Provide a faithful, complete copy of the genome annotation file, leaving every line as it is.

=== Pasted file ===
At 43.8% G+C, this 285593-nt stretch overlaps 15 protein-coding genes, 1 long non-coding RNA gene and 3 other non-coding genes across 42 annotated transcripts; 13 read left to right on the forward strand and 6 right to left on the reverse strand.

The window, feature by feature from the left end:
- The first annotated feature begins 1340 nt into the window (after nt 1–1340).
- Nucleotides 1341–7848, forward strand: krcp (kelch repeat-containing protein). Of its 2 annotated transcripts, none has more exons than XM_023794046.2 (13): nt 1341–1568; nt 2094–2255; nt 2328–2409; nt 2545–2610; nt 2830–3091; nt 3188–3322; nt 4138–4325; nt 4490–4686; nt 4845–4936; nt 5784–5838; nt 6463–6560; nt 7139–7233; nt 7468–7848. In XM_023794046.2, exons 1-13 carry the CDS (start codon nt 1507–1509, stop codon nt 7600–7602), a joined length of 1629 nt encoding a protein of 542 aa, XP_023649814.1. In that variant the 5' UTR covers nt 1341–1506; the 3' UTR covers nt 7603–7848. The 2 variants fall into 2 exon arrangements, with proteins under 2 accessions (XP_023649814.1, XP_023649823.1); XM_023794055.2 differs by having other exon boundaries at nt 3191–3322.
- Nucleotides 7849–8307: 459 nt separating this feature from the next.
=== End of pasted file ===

At 43.8% G+C, this 285593-nt stretch overlaps 15 protein-coding genes, 1 long non-coding RNA gene and 3 other non-coding genes across 42 annotated transcripts; 13 read left to right on the forward strand and 6 right to left on the reverse strand.

The window, feature by feature from the left end:
- The first annotated feature begins 1340 nt into the window (after nt 1–1340).
- Nucleotides 1341–7848, forward strand: krcp (kelch repeat-containing protein). Of its 2 annotated transcripts, none has more exons than XM_023794046.2 (13): nt 1341–1568; nt 2094–2255; nt 2328–2409; nt 2545–2610; nt 2830–3091; nt 3188–3322; nt 4138–4325; nt 4490–4686; nt 4845–4936; nt 5784–5838; nt 6463–6560; nt 7139–7233; nt 7468–7848. In XM_023794046.2, exons 1-13 carry the CDS (start codon nt 1507–1509, stop codon nt 7600–7602), a joined length of 1629 nt encoding a protein of 542 aa, XP_023649814.1. In that variant the 5' UTR covers nt 1341–1506; the 3' UTR covers nt 7603–7848. The 2 variants fall into 2 exon arrangements, with proteins under 2 accessions (XP_023649814.1, XP_023649823.1); XM_023794055.2 differs by having other exon boundaries at nt 3191–3322.
- Nucleotides 7849–8307: 459 nt separating this feature from the next.